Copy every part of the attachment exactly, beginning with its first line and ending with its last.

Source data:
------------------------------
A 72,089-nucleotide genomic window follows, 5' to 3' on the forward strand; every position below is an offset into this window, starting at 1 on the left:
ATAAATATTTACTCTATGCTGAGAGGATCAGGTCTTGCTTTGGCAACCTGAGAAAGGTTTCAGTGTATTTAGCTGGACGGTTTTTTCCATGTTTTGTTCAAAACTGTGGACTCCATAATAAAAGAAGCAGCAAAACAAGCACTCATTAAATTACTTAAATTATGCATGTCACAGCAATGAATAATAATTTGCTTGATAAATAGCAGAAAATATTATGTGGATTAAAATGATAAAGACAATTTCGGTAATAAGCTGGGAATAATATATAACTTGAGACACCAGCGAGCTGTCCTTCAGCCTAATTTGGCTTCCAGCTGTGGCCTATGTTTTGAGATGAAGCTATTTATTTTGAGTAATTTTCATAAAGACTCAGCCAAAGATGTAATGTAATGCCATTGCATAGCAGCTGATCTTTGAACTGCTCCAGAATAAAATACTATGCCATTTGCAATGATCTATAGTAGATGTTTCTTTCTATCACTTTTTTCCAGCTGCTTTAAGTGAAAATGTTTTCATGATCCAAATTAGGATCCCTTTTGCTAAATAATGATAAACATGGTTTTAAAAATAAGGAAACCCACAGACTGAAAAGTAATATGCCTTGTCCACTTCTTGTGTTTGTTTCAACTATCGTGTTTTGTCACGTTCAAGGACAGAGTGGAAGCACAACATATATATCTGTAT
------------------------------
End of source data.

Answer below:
A 72,089-nucleotide genomic window follows, 5' to 3' on the forward strand; every position below is an offset into this window, starting at 1 on the left:
ATAAATATTTACTCTATGCTGAGAGGATCAGGTCTTGCTTTGGCAACCTGAGAAAGGTTTCAGTGTATTTAGCTGGACGGTTTTTTCCATGTTTTGTTCAAAACTGTGGACTCCATAATAAAAGAAGCAGCAAAACAAGCACTCATTAAATTACTTAAATTATGCATGTCACAGCAATGAATAATAATTTGCTTGATAAATAGCAGAAAATATTATGTGGATTAAAATGATAAAGACAATTTCGGTAATAAGCTGGGAATAATATATAACTTGAGACACCAGCGAGCTGTCCTTCAGCCTAATTTGGCTTCCAGCTGTGGCCTATGTTTTGAGATGAAGCTATTTATTTTGAGTAATTTTCATAAAGACTCAGCCAAAGATGTAATGTAATGCCATTGCATAGCAGCTGATCTTTGAACTGCTCCAGAATAAAATACTATGCCATTTGCAATGATCTATAGTAGATGTTTCTTTCTATCACTTTTTTCCAGCTGCTTTAAGTGAAAATGTTTTCATGATCCAAATTAGGATCCCTTTTGCTAAATAATGATAAACATGGTTTTAAAAATAAGGAAACCCACAGACTGAAAAGTAATATGCCTTGTCCACTTCTTGTGTTTGTTTCAACTATCGTGTTTTGTCACGTTCAAGGACAGAGTGGAAGCACAACATATATATCTGTAT